Adam Engel: While two different issues — a sore shoulder and a recent groin tweak — conspired to put Engel on the shelf on Monday, the White Sox feel more comfortable projecting a minimal stay for him.

“The expectation is that 10 days from now,” White Sox manager Tony La Russa said Monday, “he’ll be active and ready to play.”

His absence, combined with that of Leury García, makes it a little too easy to picture a left-to-right outfield of Eloy Jiménez, Brian Goodwin and Andrew Vaughn, but that’s enough reason to do what one can now to avoid seeing it in October.

Liam Hendriks: He’s healthy, but his stuff looked weak against the Yankees, who blasted three homers over the course of three outs in Hendriks’ previous two appearances. He struck out the side in a perfect ninth to close out the White Sox’s victory over Oakland on Monday, which is more the idea.

After the successful save, Hendriks deployed what can often be a classic excuse:

“The last two outings, I had to get that bad taste out of my mouth,” Hendriks said. “I realized I had been tipping my heater a little bit against the Yankees.”

But there may be something to it. On Twitter, Jay Cuda had noted before the game that Hendriks had lost the uniformity of his release point over the previous week(s), and he rectified it on Monday.

There are just a couple holes in trying to diagnose Hendriks’ issues as release-point driven, at least using those Brooks charts. For one, the Y-axis in those graphics only covers about three-eighths of an inch, making it look a lot more dramatic than it may be. When you look at the release points of the pitches over the course of the season on both his Brooks page and Statcast page, he works within a certain margin for error.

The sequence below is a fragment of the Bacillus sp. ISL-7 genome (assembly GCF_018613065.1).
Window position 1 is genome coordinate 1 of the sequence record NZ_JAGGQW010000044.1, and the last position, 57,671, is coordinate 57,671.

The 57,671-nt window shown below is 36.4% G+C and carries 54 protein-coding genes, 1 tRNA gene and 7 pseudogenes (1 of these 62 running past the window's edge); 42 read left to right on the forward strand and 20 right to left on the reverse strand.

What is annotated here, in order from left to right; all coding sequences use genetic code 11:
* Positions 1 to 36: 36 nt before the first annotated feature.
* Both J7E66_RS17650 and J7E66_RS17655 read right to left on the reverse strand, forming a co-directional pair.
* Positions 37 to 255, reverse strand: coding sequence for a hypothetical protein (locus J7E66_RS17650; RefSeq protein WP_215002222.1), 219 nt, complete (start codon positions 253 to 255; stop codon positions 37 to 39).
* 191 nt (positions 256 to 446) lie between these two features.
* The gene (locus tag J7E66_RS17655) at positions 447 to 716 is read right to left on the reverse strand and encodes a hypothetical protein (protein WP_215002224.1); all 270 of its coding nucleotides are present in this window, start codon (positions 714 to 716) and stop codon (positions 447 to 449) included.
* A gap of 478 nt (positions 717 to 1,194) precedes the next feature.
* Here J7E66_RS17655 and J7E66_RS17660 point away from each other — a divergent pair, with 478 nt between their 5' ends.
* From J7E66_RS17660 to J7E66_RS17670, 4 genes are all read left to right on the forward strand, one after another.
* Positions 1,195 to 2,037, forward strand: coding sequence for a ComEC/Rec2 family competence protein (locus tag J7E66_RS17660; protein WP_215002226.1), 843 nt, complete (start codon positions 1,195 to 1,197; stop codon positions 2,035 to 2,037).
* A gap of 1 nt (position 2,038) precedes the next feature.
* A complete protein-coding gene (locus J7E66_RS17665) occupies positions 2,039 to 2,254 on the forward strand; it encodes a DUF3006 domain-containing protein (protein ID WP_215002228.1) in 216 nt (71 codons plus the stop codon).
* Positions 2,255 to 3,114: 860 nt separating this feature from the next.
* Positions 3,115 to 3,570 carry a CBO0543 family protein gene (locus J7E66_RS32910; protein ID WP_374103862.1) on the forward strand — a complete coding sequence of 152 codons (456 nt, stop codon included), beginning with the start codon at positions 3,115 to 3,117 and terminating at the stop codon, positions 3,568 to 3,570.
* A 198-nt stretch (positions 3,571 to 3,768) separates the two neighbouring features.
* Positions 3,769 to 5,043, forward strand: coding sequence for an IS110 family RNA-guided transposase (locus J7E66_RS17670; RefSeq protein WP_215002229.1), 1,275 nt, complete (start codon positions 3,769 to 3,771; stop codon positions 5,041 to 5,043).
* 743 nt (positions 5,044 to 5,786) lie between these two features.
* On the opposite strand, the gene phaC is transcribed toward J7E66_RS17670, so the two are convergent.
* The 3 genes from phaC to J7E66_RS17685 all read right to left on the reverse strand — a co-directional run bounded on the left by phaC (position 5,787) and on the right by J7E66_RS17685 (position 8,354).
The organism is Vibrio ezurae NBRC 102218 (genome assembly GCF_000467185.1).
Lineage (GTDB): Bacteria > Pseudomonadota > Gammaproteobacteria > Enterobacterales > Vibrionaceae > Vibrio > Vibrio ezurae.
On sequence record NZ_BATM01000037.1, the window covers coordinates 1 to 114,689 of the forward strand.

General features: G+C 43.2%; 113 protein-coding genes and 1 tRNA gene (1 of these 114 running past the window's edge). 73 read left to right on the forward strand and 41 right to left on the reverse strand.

His most effective stretch of the season to date covered May 13 through June 10, when he went 14 games without allowing a homer. His release points fluctuated without related problems.

The other issue is that the ballpark in Dyersville was not outfitted with tracking equipment, so the data for that game is unavailable. It’d be a lot more helpful if we could have three recent data points to serve as the trend, especially when that one was the worst of the bunch.

My guess is still that he’s battling a spin/extension/carry issue that exacerbates any moments of lesser command or release point. And I’m not even sure it’s so much of an issue to solve as it is to manage; a drawback of such a fastball-aggressive approach away from Oakland, and in an era where grip enhancers are limited. Still, his release points are among the elements worth monitoring in subsequent save opportunities. When the biggest addition to a roster is a closer, the individual failures naturally draw heightened scrutiny.

(Kamil Krzaczynski/USA TODAY Sports)

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Jim Margalus
Jim Margalus

Writing about the White Sox for a 16th season, first here, then at South Side Sox, and now here again. Let’s talk curling.